Whenever a very cool car drops a new generation, the internet and its legions of fans hold their collective breath. When the new G87 M2 (or 2nd generation for those who don’t identify as a Bimmer fanboy/fangirl) that breath was let out with a collective whoosh, and it wasn’t one of relief. When most folks first clapped eyes on the newest M2, their responses ranged from ambivalence to all out contempt. You be the judge as to whether the looks are a hit or a miss.
We admit to falling somewhere in the middle of that spectrum. We wouldn’t say we were awestruck by its new aesthetic, nor were we repulsed. At the end of the day, to our eyes the M2 is still the best-looking BMW on sale today, even if that’s damning with faint praise. Over the course of our time with it, the much smaller grille and the oh-so-swollen fenders got under our skin in the best way possible. Here’s the thing though: because the new M2 is such a blast to drive, we really couldn’t care less how it looks. And besides, when you’re seated in the driver seat- which you will be, because you’ll want to drive this repeatedly until the gas tank is drained dry- you don’t have to look at its controversial styling.
Helping to burn every drop of fuel is an engine that must be one of the best components of the M2 experience. It is ferocious the way it revs and piles on the speed, and putting up the numbers it does leads us to believe that BMW is fudging the numbers. It seems more likely to the seats of our pants that the horsepower figure starts with a 5 instead of a 4. So it’s savagely powerful yet it has also gone to finishing school, exhibiting the same level of refinement BMW inline-six devotees have relished for so many decades, and it emits an addicting snarl as it prods the upper reaches of the rev range. When you just want to chill, you can short shift this car and lug it around in a higher gear, such is the broad-shouldered nature of 406 foot pounds of torque which is available down low in the powerband.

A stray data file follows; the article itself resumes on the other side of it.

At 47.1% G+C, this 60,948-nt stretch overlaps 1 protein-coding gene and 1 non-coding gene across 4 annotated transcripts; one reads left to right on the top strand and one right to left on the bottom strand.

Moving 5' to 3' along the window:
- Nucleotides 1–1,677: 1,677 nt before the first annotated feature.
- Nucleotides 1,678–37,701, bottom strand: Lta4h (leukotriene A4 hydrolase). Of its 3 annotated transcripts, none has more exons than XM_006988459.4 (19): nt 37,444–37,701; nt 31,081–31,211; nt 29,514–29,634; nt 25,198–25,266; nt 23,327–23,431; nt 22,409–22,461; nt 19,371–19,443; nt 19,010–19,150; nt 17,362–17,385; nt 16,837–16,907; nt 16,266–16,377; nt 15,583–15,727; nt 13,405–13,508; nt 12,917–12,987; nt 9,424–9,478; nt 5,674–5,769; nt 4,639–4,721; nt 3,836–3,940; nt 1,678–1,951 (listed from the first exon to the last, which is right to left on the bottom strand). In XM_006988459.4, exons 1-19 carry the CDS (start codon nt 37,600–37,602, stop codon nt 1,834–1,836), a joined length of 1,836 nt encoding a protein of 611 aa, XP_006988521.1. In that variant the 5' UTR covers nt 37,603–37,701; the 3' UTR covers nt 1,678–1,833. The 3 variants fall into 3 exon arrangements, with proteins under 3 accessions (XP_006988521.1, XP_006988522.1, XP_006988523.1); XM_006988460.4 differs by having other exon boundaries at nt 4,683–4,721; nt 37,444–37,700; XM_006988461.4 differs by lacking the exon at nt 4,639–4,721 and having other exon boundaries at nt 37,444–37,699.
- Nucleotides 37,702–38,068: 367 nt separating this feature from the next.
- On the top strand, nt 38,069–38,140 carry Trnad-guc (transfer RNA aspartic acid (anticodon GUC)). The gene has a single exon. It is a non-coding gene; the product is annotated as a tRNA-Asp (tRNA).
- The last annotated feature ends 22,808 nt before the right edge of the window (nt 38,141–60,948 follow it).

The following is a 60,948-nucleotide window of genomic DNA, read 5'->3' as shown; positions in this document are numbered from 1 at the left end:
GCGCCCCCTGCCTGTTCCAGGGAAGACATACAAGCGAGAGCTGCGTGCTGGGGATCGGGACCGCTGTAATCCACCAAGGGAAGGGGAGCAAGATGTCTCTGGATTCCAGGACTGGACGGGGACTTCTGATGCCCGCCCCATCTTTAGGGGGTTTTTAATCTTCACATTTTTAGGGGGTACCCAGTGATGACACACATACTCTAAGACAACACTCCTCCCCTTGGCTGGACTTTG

Speaking of shifting duties, BMW offers an 8-speed automatic that is rather excellent and will no doubt be the faster option when fast lap times are prioritized. Our tester came how we’d spec it, and that was with a 6-speed manual. It’s getting to be a tired trope but it is worth repeating that powerful coupes with drive going to the rear manipulated by a manual gearbox are in serious short supply, so get off your kiester and place your order. As far as manual gearboxes go, it isn’t the most precise and has a slightly rubbery feel about it; but complaining about that feels downright petty. It will rev-match for you, but the pedals are spaces so perfectly that we shut it off the feature right away and never looked back.
Handling, always an M2 hallmark, is still great despite the shocking mass it must lug around. We would describe its cornering attitude as neutral that transitions to gentle understeer to keep everyone safe. For those who fancy using the Drift Analyzer in the infotainment and enjoy seeing long trails of expensive tire smoke in their rearview mirrors, the M2 will happily embrace oversteer and drift until said tires are down to their cords. Credit the expertly tuned suspension and BMW’s peerless M Active Differential for making such heroics easy as pie. It’s a stubby, angry little thing and it gives off a sort of muscle car vibe. We will say this: after many kilometers spent reveling in its goodness, we think the first generation was a little more playful and shaper while the one you see here seems to be a fully realized package and as a result, it’s the better bet as a daily driver.